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Posts tagged ‘pr daily’

What Don’t People Get about PR

In PR Daily I found this article about “What don’t people get about PR and Communications”. Everyone gets this question sooner or later, often or rarely. Because most of the people don’t know what PR means for a company. Take a look at this video. It’s great. (more…)

Definitions of PR

I have already written here about the attempt PRSA to define public relations. It’s taken two months, but the Public Relations Society of America has revealed the final three definitions of “public relations.” One of them will become the definition. (more…)

The content marketing guide

I was reading PR Daily and I find extremely interesting this content guide, especially if you are new in the domain.

1. Create content that helps people. —Joe Chernov

Create something interesting to help people do their jobs better, something that helps them become proficient in an area (preferably related to your business) that they previously knew little about.

Don’t let your content suffer from “IBU” syndrome—that’s Interesting But Useless. Don’t create a “The History of Some Nonsensical Business Issue” infographic that few people pay attention to and fewer still forward.

Hold your content to a standard that makes it more than interesting, and offer uncommon yet practical advice or teach people something they didn’t already know.

2. Make your content about customers. —Adam Singer

Don’t be too brand-centric with your content. Many marketers and PR pros think first about the brand, their messaging, and their talking points.

That’s great when you’re making a media pitch or doing an interview for a story that someone else will tell. But when you tell your story yourself, make sure you do it in a customer-focused way. Customers need to understand why what you’re saying is relevant to them.

3. Write for your readers first; it builds trust. —Joe Chernov

Always think about the audience first—that’s the golden rule.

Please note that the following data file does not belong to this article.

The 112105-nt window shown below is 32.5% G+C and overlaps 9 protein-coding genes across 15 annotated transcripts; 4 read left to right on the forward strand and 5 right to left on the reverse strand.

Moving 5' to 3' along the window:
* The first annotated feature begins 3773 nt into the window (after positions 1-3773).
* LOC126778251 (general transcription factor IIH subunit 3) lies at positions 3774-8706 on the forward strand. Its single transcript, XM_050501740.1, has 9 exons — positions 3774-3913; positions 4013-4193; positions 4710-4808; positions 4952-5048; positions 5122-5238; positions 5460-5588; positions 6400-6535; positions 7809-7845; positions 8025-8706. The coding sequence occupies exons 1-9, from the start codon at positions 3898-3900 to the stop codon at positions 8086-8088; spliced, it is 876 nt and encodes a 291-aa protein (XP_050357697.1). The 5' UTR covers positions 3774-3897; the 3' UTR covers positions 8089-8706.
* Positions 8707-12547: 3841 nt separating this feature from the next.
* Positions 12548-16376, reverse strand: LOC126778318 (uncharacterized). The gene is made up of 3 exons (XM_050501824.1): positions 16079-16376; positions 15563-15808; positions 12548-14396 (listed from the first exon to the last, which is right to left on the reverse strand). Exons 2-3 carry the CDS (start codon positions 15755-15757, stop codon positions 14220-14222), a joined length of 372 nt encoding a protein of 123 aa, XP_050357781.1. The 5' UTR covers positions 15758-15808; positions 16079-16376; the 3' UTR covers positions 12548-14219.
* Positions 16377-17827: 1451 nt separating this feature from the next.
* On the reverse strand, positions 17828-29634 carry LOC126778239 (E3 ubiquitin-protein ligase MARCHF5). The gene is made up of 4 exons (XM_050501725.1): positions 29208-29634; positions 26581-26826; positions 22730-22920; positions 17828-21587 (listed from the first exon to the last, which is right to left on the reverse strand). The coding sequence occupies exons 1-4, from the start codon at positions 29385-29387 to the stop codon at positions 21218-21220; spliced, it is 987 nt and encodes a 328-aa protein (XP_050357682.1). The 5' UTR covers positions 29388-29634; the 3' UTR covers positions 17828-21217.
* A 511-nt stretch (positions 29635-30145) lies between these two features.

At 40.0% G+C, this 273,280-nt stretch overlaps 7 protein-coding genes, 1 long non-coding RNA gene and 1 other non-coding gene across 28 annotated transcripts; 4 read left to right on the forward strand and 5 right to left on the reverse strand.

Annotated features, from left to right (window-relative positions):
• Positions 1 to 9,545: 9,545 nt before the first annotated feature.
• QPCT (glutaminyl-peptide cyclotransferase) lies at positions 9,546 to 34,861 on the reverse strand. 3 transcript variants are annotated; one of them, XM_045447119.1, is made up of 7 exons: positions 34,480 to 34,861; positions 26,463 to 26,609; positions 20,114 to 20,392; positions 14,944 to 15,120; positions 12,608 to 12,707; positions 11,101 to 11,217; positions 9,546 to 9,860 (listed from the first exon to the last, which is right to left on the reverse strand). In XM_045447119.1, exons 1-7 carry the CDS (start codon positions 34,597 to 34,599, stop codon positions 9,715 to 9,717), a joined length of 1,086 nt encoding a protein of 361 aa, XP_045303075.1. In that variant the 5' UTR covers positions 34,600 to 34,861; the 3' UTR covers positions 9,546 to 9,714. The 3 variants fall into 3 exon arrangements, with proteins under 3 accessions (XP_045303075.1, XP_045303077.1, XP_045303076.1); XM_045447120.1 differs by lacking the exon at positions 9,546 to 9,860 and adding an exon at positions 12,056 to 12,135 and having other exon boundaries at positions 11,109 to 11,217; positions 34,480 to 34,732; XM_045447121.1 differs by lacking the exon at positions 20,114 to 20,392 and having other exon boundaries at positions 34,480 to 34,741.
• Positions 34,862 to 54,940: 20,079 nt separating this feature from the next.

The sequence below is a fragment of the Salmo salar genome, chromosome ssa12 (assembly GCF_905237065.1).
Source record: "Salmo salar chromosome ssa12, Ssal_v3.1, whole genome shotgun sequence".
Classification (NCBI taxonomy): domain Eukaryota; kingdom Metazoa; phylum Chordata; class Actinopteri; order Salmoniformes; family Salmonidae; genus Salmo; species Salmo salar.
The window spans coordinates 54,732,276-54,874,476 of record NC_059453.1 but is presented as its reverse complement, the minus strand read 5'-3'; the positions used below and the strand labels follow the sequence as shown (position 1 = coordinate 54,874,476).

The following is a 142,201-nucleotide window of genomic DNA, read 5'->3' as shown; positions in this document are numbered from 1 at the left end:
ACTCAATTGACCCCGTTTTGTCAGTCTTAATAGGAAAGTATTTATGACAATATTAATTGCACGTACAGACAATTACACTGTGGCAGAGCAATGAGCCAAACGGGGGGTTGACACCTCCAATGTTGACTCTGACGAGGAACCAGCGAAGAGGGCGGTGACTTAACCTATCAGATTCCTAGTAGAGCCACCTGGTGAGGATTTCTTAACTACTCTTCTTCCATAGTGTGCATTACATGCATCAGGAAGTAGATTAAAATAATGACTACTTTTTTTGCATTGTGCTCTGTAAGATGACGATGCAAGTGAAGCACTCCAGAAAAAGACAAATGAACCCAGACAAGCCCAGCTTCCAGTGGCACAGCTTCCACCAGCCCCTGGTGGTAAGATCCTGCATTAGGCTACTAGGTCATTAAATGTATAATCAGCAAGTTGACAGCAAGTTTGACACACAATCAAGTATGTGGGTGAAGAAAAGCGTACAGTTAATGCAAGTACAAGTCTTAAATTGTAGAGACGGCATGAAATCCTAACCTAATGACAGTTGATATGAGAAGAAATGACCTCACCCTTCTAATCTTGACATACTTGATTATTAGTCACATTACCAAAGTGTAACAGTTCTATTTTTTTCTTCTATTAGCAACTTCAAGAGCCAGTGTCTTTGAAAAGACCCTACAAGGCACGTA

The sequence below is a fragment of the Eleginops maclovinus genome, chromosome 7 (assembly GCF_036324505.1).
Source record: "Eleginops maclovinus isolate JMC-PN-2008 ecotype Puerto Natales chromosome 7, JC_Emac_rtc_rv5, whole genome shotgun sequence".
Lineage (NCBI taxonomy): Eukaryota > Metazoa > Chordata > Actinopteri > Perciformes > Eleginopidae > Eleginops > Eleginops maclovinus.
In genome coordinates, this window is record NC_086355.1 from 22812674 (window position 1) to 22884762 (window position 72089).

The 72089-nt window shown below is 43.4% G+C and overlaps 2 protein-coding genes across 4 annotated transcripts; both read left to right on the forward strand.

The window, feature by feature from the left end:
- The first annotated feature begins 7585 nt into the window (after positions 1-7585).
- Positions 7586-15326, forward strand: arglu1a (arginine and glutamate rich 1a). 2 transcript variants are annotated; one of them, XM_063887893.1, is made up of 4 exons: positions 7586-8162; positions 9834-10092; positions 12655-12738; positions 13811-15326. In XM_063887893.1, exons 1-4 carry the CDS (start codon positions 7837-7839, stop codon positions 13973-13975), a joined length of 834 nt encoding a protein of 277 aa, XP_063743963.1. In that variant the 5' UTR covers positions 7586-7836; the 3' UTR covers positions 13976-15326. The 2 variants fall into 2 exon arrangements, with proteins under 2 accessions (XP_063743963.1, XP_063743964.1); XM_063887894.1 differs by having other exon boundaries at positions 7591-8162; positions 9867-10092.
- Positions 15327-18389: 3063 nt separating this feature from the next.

Content that is all about your brand will fizzle, because the reader will lose interest. Take the long-term approach, and write for the reader first and your marketing purposes second. Your goal should be to zero out your brand; you’ll never achieve it, but you need to counterbalance the people in your company who live to “make the logo bigger.”

4. Remember that pictures can be better than words.
 —Joe Chernov

Thanks to infographics, videos, and highly visual presentations, your audience can consume large amounts of information quickly. These elements take up little time and are immensely shareable.

At Eloqua, we’ve doubled down on infographics, because they are so easy to share. When we host them on our blog, those particular posts are far and away our most heavily trafficked. People like them.

5. Give your whole team the freedom to get involved. —Scott Stratten

It’s everybody’s job to produce terrific content, so create an environment where they can do that. Explain that you buy into the idea and you want them to buy into it, too. You need to give your colleagues or employees the leeway to create. If they feel your thumb pressing down on them the entire time, they won’t do it.

6. Get creative: You can make compelling content about anything. —Scott Stratten

What company can’t make good content? I worked for two years as a national sales training manager for a bubble wrap company, flying around the country for two-day training classes on how to sell the product. If I can make bubble wrap compelling, you can create compelling content.

Blendtec is a great example. The company makes blenders, a seemingly humdrum domestic product. Then they started “Will It Blend,” a video series in which they blend iPhones, brooms, and nearly anything else. They made spectacular content.

7. Don’t shy away from being personal; it builds trust. —Ann Handley

We all love stories; however, many companies think storytelling is a squishy, amorphous thing, like fairy tales or literature. But it’s not about that. It’s a chance to express the soul of your brand.

Who are you? Tell what’s unique about your employees. Show pictures of the after-party. That stuff builds empathy and trust; it’s what storytelling is about.

8. Learn to find stories to tell. —Ann Handley

There are a million stories in your company. Just bring them to life. I talk to people at business-to-business companies who say, “We have a really boring product, and it’s really hard to explain what it is.” I speak to people at other companies who tell me they have nothing to talk about.

There’s always a story to tell. Look at what you’re all about. Start by going back and looking at your marketing to see what you have already been talking about. You may find something in there that sparks inspiration right away.

9. Learn to tell a story bit by bit. —Adam Singer

Your challenge is not just to be interesting; it’s to be consistently interesting. It’s no longer about spending three months on a campaign, issuing it, and declaring yourself done. You need to build a narrative over time and be agile with Web publishing so you can tell your story bit by bit.

I tell clients: Your news is important, and we’re not going to stop telling people about your news, but it’s equally important to tell your audience all the stuff that happens in between your newsy events.

When you do that with your content, it resonates more and humanizes your brand. Whereas your competitors talk only when they have big news or are releasing a product, you’re positioning yourself differently.